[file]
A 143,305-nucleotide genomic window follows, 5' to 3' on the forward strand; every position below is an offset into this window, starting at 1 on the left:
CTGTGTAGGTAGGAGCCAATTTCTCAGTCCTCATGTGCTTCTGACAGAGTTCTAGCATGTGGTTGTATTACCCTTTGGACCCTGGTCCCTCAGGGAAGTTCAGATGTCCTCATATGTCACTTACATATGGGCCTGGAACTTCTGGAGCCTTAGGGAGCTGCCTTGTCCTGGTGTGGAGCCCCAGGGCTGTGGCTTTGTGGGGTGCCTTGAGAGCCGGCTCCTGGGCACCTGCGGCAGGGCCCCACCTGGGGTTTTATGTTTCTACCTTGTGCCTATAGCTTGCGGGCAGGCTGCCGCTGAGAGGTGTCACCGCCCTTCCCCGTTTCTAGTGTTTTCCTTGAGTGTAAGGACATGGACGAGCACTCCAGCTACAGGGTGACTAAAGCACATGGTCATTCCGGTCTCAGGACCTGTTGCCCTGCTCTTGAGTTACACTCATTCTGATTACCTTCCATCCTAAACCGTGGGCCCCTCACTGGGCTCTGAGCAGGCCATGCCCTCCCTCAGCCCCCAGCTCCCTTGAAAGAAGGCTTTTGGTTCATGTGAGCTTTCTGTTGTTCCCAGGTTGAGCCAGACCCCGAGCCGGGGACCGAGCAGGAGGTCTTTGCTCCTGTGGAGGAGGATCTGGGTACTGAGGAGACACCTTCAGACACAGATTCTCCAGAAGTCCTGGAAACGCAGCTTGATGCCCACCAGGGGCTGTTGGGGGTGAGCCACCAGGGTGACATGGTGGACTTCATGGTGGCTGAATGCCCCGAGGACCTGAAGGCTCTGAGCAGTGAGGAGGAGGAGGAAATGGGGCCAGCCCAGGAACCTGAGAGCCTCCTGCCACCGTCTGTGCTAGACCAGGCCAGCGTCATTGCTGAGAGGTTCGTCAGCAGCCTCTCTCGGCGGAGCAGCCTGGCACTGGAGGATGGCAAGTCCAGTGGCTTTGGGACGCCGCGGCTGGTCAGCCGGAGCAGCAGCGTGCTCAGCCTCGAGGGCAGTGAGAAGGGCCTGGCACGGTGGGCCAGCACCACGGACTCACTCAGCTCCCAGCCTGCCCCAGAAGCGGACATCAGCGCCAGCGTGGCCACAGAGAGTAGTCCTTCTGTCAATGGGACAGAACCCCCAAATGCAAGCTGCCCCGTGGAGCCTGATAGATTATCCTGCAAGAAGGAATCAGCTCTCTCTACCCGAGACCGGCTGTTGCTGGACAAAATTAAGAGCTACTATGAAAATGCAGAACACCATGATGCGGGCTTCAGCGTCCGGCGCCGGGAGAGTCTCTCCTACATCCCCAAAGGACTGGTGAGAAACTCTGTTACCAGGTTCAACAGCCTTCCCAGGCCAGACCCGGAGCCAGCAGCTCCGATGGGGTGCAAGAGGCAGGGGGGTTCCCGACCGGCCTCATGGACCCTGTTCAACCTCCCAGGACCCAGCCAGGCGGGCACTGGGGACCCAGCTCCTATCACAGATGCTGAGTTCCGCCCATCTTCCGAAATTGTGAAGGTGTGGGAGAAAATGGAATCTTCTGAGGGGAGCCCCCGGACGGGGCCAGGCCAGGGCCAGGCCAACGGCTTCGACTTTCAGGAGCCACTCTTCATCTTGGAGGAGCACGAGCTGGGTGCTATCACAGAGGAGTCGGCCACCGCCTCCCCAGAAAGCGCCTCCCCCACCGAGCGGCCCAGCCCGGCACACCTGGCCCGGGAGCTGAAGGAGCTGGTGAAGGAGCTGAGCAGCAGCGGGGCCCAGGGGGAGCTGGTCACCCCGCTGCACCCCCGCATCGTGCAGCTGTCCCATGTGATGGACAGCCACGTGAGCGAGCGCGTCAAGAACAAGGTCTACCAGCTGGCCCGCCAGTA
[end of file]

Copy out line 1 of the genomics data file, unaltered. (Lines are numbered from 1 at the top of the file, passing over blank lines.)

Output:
A 143,305-nucleotide genomic window follows, 5' to 3' on the forward strand; every position below is an offset into this window, starting at 1 on the left: